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March 04, 2021
You would do anything for your pet, especially when it comes to their health. However, giving your pet medicine is often easier said than done. From the dog that runs and hides to the kitty that won’t come down from the highest shelf, pets can be stubborn. But you can’t give up, because your pet needs his medication, whether it’s for monthly flea prevention, an acute illness, or a chronic disease. So, what do you do?
Before you stress yourself (and your pet) out, try these tips for giving medicine to your pet. From creative tricks to helpful products, you’re sure to find one that makes the process easier.
If giving your pet medicine has you pulling your hair out, try some of these tricks before you have to schedule an emergency appointment with your hairdresser.
A popular way to trick your pet into taking medicine is to make it look, smell, and taste like something else. For pills, you can try slathering peanut butter over them or try stuffing them into a piece of bread, bacon, or cheese.
You can also mix it into your pet’s food bowl during their regular mealtime, although doing so with canned food might be best. It is not unlikely for an incredibly headstrong pet to eat their entire bowl of kibble, only to leave behind the one solitary pill. Therefore, always ensure your pet has actually consumed the medicine when giving it to them in disguise.
If your pet has a treat that they absolutely adore, you can use this to your advantage by employing the “sandwich method.” Before you start grabbing the bread and mayo...this isn’t about making an actual sandwich. It’s about how you give the medicine to your pet.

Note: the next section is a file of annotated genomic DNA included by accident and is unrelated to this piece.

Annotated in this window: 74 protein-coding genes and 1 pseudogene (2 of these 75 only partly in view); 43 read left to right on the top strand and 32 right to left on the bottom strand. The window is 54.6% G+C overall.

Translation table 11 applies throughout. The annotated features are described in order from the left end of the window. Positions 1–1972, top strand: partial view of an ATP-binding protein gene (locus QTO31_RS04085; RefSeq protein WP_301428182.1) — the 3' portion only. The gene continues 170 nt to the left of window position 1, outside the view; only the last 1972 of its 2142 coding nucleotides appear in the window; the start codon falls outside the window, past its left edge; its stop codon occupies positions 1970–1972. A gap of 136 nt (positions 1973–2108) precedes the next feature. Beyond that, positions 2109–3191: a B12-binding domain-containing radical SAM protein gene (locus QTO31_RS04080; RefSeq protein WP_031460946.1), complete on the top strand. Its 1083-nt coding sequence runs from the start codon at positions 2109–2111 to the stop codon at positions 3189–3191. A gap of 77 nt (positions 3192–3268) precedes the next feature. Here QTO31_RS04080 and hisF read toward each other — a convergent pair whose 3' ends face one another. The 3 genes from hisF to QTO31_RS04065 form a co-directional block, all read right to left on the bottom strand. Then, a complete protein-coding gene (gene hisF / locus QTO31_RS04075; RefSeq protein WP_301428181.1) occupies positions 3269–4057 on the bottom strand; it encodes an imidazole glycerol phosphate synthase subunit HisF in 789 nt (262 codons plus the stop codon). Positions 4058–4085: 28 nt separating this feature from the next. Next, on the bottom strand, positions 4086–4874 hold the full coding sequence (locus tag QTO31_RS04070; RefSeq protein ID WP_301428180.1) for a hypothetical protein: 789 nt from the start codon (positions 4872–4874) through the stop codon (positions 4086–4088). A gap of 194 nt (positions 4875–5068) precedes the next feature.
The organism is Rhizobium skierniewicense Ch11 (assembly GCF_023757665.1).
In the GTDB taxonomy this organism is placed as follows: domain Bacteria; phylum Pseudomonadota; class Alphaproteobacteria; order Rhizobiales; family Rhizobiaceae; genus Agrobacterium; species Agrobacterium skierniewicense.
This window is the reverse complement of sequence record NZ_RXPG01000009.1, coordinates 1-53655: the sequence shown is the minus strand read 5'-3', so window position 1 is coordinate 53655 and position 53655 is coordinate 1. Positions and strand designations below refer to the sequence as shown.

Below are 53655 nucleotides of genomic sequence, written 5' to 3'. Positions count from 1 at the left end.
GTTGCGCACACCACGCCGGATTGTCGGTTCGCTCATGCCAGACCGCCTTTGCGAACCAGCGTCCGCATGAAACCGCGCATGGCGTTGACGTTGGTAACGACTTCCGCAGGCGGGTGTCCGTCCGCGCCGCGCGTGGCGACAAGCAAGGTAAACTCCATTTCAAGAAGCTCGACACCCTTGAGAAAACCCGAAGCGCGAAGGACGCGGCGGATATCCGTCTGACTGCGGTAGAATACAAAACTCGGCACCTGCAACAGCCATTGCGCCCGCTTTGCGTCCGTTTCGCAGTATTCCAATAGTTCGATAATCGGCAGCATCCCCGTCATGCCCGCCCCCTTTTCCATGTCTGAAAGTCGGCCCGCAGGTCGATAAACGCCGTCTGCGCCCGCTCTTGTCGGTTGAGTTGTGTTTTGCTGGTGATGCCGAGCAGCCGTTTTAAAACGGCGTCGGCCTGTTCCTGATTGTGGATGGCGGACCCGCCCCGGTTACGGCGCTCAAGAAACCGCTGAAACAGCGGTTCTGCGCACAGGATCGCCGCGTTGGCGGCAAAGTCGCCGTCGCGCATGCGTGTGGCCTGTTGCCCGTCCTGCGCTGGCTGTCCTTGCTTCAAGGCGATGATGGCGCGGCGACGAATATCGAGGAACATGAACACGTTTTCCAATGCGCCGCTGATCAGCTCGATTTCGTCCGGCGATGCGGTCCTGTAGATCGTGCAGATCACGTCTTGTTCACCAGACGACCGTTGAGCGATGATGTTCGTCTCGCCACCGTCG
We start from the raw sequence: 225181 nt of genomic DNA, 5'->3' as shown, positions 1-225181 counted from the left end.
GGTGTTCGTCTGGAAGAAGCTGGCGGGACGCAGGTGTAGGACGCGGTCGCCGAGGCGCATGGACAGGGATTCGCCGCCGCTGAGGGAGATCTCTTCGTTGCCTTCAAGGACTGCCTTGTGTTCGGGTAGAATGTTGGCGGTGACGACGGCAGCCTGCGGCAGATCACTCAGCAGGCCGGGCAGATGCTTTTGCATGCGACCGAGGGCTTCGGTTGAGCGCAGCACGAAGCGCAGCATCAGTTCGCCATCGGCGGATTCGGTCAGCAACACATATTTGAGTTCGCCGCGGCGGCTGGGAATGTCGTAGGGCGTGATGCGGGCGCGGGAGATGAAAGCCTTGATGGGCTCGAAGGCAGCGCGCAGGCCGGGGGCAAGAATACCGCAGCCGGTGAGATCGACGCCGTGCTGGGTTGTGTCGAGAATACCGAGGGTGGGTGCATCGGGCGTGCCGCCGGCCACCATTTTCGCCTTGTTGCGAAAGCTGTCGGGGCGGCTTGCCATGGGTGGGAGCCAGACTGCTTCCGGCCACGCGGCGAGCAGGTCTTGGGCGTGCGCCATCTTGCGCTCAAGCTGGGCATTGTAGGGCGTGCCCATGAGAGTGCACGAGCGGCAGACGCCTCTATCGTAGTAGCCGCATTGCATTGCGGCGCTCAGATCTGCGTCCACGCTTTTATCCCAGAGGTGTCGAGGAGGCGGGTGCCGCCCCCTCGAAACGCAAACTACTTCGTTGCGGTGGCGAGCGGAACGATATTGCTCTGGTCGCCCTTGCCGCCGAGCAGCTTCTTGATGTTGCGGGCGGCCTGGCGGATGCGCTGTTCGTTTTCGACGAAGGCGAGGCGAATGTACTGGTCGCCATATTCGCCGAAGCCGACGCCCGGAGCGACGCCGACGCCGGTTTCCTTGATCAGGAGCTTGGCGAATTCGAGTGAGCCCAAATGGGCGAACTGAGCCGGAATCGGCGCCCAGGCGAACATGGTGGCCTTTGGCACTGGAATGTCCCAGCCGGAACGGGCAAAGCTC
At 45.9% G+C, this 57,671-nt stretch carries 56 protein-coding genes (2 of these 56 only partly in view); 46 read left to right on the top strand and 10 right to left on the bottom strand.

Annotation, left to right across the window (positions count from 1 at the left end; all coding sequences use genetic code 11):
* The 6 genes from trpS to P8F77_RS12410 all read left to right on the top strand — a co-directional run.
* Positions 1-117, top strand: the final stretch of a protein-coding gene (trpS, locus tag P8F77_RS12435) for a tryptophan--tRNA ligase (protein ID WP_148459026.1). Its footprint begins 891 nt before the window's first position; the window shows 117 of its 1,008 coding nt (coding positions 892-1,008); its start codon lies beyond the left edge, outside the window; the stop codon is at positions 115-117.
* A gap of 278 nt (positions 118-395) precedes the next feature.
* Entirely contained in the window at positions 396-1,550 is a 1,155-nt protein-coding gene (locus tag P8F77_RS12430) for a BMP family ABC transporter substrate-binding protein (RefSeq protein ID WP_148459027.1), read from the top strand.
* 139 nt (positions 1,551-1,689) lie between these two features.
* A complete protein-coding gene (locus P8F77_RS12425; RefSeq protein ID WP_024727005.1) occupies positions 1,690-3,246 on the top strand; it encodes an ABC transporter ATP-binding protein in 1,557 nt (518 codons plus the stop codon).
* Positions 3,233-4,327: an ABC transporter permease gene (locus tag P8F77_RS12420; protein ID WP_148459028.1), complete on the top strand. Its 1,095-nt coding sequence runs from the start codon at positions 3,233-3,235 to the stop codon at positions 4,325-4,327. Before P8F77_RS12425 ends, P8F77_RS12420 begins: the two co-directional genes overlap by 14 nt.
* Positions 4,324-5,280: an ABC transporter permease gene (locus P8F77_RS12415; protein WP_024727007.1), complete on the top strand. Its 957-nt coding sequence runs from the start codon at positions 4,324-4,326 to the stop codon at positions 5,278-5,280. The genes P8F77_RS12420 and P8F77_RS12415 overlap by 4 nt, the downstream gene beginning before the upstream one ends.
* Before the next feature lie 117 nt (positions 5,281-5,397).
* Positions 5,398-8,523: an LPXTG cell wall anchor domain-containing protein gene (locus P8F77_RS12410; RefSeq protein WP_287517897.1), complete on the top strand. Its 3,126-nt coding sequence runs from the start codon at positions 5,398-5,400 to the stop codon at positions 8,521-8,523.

Start by feeding your pet a few bits of the irresistible food item. Then, sneak in the pill and immediately follow it with another piece of their favorite food. If your pal tends to be a fast eater, this might be a perfect method for you.
Some animals struggle with taking pills for reasons beyond simply not liking the taste. For example, if your furry friend has sensitive teeth, chewing a hard tablet could be quite tricky. Talk to your vet about alternative forms of the medication, like a powder or liquid.
Or, ask your veterinarian if you can crush the pill into a powder and mix it with something like peanut butter, cream cheese, or yogurt. You can then place the mixture in a small bowl for your pet to enjoy. The critical point here is to ask your vet. You should never alter any medication for your pet unless you get the green light from the doctor.
Instead of making this a stressful task, turn this into a game. Take a handful of treats and throw them one at a time into the air. After a few throws, swap a treat for their medication. Your dog will be having too much fun catching the treats that he won’t notice the difference. This method will work best for dogs.